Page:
The cells of the trophoblast immediately overlying the embryonic plate (the cells of Rauber) disappear, and the embryonic plate thus comes to the surface of the trophoblast. A primitive streak is formed in the centre of the embryonic plate, and, as in the chick, it proliferates mesodermal cells to each side, and forms the notochord in the middle line as it retreats towards the hind end of the embryo. Neural folds rise up and enclose the neural tube, and the embryo becomes folded up from the surrounding tissue by the head-fold and tail-fold. In this way, the gut begins to be formed, and, as in the chick, anterior and posterior intestinal portals arise (see p. 21 1).




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Fig. 109. — Diagrams showing the formation of the amnion in the rabbit. (From Jenkinson, after van Beneden.) The earlier stage is on the left ; the later stage on the right. Since the cells of Rauber have disappeared, the embryo is at the surface of the blasto- cyst until the amnion has formed, all, allantois ; atr, region of the tropho- blast where the allantoic placenta will be formed ; c, extra-embryonic ccelom ; e, embryo ; ham, head amniotic fold ; otr, region of the trophoblast where the omphaloidean placenta is formed ; st, sinus terminalis (blood- vessel) of the area vasculosa ; tarn, tail amniotic fold, ys, yolk-sac.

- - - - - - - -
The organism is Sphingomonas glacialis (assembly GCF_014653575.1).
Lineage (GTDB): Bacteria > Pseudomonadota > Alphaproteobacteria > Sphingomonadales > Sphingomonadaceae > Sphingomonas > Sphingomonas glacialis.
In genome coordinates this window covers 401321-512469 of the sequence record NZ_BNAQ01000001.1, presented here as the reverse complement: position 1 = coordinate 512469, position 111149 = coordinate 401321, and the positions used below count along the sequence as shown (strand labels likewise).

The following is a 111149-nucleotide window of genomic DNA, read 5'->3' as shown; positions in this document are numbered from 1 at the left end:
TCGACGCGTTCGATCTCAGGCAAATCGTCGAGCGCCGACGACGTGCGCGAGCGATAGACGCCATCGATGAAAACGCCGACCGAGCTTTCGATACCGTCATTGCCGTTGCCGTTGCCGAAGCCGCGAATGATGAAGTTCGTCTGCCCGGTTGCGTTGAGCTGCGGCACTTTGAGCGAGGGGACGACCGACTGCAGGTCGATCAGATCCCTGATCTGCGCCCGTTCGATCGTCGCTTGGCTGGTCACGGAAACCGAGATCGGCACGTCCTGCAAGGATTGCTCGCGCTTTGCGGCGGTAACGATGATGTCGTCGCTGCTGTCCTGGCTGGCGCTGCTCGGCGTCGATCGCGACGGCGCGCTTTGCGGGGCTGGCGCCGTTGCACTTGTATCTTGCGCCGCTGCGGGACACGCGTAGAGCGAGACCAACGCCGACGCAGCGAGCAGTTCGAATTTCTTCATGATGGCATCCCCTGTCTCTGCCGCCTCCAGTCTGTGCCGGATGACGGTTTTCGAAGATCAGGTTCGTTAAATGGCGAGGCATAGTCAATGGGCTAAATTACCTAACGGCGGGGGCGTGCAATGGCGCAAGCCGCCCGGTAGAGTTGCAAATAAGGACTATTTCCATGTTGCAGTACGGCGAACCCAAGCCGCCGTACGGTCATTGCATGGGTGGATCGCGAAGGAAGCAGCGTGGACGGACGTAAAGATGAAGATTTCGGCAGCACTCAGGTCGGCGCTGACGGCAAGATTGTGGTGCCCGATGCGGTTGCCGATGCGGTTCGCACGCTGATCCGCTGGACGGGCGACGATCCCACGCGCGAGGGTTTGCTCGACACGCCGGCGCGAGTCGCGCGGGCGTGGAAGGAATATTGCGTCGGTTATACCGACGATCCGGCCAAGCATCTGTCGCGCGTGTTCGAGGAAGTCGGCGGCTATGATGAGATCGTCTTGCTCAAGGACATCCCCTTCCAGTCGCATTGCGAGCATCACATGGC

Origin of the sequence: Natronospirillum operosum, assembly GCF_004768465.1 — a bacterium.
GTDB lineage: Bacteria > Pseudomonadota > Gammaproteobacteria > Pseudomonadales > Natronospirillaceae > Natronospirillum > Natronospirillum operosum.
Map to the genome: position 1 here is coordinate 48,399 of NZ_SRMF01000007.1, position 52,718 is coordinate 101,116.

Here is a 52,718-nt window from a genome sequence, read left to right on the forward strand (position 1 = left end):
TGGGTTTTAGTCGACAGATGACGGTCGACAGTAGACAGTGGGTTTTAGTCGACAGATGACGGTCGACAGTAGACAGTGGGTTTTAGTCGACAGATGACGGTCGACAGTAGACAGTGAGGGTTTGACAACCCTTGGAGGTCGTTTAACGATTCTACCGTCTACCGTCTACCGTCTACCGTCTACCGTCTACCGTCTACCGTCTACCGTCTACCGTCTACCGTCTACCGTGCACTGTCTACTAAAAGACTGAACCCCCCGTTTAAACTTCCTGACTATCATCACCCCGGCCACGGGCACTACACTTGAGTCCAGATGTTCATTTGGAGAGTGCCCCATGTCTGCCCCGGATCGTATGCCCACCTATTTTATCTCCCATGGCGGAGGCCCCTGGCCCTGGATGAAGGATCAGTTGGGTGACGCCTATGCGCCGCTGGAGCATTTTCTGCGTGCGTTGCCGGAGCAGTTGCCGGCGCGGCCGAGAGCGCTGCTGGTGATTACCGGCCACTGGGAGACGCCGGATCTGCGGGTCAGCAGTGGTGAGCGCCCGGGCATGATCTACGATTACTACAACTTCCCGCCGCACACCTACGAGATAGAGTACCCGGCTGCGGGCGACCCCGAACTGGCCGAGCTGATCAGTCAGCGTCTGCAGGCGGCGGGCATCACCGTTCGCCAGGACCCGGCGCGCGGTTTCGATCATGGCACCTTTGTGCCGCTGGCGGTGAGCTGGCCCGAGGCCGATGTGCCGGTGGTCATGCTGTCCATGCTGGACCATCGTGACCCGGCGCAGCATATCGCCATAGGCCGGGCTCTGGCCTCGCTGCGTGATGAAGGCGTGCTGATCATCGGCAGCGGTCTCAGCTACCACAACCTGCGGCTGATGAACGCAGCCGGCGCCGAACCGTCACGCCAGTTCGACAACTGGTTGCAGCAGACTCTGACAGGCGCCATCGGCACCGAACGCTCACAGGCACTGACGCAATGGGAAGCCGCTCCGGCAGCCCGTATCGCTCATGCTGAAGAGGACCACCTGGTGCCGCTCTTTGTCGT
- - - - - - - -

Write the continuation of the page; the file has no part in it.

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Fig. 110. — Diagram showing the relations of the embryonic membranes and placenta of the rabbit, as seen in an idealised transverse section of the uterus. (From Jenkinson, after Duval and van Beneden.) all, allantois ; c, extra-embryonic ccelom ; ep, epithelium of the uterus ; hi, cavity of the uterus ; m, mesometrium ; otr, omphaloidean trophoblast ; pi, placenta (allantoic) ; pr am, proamnion ; ys, yolk-sac.




The amnion arises by the upgrowth of folds at the edge of the embryonic plate. The hinder amniotic fold develops faster than that in front, and when these folds meet, the embryo is no longer at the surface of the trophoblast, but folded away within it. The embryo is then enclosed in the amniotic cavity, just as in the chick, and the trophoblast of the rabbit corresponds to the chorion of the chick, the relations of which are identical (see p. 211). (It may be mentioned that in some other mammals such as the mouse, the amnion is not formed quite in this way, but arises precociously, even before the embryo (see p. 254). The rabbit has been chosen for de- scription here because its development is so easily comparable with that of the chick.) The mesoderm splits into somatic and splanchnic layers with the ccelomic cavity between them. The splanchnic layer overlies the yolk-sac. The somatic layer grows up round the amnion and separates the latter from the trophoblast.


An area vasculosa develops in the wall of the yolk-sac, and the blood-vessels so formed extend as far as the sinus terminalis. The lower wall of the yolk-sac is not vascularised. In some mammals this lower wall of the yolk-sac with its overlying trophoblast persist for some time, and absorb nourishment from the walls of the uterus. In the rabbit, however, this " omphaloidean " region of the trophoblast together with the lower wall of the yolk-sac disappear, and the cavity of the yolk-sac is then openly continuous with that of the lumen of the uterus. This disappearing part of the blastocyst contained neither blood-vessels nor mesoderm.